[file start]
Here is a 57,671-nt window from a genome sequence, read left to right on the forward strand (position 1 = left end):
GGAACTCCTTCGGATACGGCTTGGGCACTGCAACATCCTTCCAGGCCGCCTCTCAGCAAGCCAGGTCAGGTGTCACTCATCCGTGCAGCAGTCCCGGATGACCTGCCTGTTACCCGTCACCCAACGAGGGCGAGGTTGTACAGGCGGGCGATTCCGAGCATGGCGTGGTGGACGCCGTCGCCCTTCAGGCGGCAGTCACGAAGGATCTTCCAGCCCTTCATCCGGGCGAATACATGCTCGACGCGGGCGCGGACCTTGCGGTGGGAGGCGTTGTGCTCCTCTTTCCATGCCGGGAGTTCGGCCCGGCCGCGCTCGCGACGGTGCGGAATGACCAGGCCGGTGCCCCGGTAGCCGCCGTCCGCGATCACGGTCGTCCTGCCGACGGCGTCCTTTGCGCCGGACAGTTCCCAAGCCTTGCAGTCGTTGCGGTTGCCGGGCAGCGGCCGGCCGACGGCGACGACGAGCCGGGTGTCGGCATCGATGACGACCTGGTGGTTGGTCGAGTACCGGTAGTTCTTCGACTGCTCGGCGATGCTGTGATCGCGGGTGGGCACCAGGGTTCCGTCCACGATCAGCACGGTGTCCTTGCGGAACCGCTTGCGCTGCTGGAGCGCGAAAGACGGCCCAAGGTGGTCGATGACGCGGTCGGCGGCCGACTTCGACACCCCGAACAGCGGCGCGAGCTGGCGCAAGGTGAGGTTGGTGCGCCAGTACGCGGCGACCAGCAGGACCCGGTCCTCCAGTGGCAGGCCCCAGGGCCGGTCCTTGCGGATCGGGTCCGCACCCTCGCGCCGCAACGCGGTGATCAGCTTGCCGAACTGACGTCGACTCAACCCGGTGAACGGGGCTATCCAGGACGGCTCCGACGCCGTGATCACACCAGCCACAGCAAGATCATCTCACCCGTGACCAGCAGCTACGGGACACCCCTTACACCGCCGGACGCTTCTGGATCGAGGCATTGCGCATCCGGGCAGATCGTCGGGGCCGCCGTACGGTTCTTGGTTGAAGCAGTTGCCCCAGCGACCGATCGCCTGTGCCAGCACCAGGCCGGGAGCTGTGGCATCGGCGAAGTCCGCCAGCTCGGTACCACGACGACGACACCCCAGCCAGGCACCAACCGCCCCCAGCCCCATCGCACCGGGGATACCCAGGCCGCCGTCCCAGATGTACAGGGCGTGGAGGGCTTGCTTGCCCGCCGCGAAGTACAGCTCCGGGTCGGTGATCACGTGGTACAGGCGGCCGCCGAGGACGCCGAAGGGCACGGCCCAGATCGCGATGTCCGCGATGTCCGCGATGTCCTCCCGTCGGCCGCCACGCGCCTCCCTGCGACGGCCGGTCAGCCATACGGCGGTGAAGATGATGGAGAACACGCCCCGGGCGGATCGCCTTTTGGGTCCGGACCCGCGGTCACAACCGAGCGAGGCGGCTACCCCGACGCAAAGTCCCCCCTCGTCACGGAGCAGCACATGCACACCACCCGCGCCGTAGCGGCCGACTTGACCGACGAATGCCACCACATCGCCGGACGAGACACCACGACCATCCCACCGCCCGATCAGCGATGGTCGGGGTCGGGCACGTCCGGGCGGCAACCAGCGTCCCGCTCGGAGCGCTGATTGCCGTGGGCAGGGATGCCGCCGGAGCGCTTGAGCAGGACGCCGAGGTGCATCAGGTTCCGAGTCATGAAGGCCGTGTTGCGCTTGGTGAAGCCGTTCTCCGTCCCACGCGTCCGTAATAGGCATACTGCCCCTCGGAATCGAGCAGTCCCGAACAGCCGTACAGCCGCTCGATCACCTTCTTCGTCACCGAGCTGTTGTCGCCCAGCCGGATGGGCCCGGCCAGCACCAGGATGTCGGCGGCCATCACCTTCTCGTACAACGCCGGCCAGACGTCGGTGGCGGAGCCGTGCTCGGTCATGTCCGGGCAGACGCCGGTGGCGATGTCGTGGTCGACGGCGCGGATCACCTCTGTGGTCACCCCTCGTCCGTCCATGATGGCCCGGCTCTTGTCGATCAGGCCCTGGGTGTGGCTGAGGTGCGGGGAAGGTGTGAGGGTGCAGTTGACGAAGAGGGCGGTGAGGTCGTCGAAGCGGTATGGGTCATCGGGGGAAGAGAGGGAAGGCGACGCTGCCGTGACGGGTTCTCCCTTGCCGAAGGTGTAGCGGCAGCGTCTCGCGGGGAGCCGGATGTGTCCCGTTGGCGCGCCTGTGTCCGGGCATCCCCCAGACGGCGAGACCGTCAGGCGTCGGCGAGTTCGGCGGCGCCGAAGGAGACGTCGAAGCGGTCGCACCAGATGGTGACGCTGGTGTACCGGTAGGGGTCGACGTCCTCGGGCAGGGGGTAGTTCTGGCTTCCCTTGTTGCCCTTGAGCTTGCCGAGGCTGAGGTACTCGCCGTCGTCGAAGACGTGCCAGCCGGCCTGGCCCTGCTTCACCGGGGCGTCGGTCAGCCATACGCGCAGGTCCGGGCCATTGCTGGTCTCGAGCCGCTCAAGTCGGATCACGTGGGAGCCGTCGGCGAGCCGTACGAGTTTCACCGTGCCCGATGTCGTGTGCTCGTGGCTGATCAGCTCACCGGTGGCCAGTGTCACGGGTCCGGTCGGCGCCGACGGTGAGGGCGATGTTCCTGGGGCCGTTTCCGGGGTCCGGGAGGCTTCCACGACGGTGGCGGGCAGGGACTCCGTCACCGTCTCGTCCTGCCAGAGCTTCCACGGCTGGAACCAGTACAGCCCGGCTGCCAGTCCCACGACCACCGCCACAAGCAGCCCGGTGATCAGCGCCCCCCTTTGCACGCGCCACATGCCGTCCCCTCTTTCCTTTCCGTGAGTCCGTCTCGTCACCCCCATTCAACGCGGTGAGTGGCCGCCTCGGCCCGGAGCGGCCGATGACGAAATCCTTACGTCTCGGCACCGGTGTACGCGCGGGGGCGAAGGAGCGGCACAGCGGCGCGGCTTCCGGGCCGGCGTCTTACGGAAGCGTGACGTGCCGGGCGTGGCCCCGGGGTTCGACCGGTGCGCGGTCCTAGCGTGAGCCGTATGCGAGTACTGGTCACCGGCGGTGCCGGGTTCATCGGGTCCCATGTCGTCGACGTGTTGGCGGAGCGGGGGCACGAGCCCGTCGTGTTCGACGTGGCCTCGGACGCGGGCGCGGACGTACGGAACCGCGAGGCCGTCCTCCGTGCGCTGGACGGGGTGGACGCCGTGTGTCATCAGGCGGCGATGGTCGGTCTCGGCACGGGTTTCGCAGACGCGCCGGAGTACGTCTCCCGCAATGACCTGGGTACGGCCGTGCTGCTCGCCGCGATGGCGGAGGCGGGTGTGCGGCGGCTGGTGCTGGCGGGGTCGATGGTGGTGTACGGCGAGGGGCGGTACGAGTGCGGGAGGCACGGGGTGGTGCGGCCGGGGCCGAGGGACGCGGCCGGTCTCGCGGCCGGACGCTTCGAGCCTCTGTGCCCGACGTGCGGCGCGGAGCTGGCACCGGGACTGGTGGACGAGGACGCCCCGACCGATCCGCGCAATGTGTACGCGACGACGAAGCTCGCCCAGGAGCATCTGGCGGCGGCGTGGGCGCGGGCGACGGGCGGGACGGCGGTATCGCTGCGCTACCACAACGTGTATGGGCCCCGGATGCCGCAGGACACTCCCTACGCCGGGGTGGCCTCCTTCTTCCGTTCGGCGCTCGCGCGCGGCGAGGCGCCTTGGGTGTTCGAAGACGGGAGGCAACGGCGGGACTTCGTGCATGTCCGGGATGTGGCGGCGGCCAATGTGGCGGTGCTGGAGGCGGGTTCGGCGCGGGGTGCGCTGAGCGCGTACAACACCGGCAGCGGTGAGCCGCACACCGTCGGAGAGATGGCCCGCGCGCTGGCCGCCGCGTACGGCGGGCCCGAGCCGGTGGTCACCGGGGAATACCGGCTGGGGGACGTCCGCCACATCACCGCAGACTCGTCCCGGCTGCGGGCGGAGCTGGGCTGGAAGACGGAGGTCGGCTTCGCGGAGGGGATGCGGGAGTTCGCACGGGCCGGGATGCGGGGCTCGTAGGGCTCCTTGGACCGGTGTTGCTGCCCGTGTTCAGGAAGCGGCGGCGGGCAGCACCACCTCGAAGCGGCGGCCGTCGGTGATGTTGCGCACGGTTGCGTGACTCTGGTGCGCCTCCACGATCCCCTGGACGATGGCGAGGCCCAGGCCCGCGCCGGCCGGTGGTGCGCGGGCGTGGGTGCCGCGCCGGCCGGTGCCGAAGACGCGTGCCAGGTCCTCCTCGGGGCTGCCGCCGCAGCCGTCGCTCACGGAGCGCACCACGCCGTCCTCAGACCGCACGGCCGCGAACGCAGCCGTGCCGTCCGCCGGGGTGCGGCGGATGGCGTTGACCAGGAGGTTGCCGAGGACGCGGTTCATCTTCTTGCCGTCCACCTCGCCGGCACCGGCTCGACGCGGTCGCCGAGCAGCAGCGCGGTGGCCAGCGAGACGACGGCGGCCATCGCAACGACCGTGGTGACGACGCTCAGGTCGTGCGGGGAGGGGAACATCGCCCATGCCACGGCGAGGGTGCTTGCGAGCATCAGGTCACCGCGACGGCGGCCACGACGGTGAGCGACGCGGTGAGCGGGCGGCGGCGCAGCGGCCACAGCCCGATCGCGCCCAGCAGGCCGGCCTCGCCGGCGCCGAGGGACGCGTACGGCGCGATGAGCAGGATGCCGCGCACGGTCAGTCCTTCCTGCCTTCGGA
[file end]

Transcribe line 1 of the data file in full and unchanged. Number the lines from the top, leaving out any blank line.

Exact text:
Here is a 57,671-nt window from a genome sequence, read left to right on the forward strand (position 1 = left end):